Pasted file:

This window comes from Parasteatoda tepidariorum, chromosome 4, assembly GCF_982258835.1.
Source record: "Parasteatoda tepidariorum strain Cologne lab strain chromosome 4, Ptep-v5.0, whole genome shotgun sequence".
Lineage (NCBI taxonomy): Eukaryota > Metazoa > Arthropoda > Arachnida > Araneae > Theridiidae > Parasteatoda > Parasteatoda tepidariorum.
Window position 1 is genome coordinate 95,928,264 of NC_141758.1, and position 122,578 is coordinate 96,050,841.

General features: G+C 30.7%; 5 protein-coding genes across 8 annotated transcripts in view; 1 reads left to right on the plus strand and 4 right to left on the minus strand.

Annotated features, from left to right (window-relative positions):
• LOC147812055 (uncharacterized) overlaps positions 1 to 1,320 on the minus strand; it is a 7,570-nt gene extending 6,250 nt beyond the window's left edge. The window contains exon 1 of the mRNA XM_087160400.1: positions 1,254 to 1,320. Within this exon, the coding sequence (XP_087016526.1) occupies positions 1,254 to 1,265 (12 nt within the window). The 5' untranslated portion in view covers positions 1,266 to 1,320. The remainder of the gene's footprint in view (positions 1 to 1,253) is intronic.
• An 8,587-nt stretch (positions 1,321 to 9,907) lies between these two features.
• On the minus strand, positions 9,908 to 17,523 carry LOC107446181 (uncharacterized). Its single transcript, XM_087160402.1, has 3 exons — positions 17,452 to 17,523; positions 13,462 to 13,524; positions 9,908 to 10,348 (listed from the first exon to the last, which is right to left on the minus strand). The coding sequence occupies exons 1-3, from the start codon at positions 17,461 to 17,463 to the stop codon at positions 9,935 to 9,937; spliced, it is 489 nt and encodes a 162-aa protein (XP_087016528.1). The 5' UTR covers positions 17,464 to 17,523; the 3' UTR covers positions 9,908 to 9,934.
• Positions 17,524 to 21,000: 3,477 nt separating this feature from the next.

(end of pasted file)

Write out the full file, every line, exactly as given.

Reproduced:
This window comes from Parasteatoda tepidariorum, chromosome 4, assembly GCF_982258835.1.
Source record: "Parasteatoda tepidariorum strain Cologne lab strain chromosome 4, Ptep-v5.0, whole genome shotgun sequence".
Lineage (NCBI taxonomy): Eukaryota > Metazoa > Arthropoda > Arachnida > Araneae > Theridiidae > Parasteatoda > Parasteatoda tepidariorum.
Window position 1 is genome coordinate 95,928,264 of NC_141758.1, and position 122,578 is coordinate 96,050,841.

General features: G+C 30.7%; 5 protein-coding genes across 8 annotated transcripts in view; 1 reads left to right on the plus strand and 4 right to left on the minus strand.

Annotated features, from left to right (window-relative positions):
• LOC147812055 (uncharacterized) overlaps positions 1 to 1,320 on the minus strand; it is a 7,570-nt gene extending 6,250 nt beyond the window's left edge. The window contains exon 1 of the mRNA XM_087160400.1: positions 1,254 to 1,320. Within this exon, the coding sequence (XP_087016526.1) occupies positions 1,254 to 1,265 (12 nt within the window). The 5' untranslated portion in view covers positions 1,266 to 1,320. The remainder of the gene's footprint in view (positions 1 to 1,253) is intronic.
• An 8,587-nt stretch (positions 1,321 to 9,907) lies between these two features.
• On the minus strand, positions 9,908 to 17,523 carry LOC107446181 (uncharacterized). Its single transcript, XM_087160402.1, has 3 exons — positions 17,452 to 17,523; positions 13,462 to 13,524; positions 9,908 to 10,348 (listed from the first exon to the last, which is right to left on the minus strand). The coding sequence occupies exons 1-3, from the start codon at positions 17,461 to 17,463 to the stop codon at positions 9,935 to 9,937; spliced, it is 489 nt and encodes a 162-aa protein (XP_087016528.1). The 5' UTR covers positions 17,464 to 17,523; the 3' UTR covers positions 9,908 to 9,934.
• Positions 17,524 to 21,000: 3,477 nt separating this feature from the next.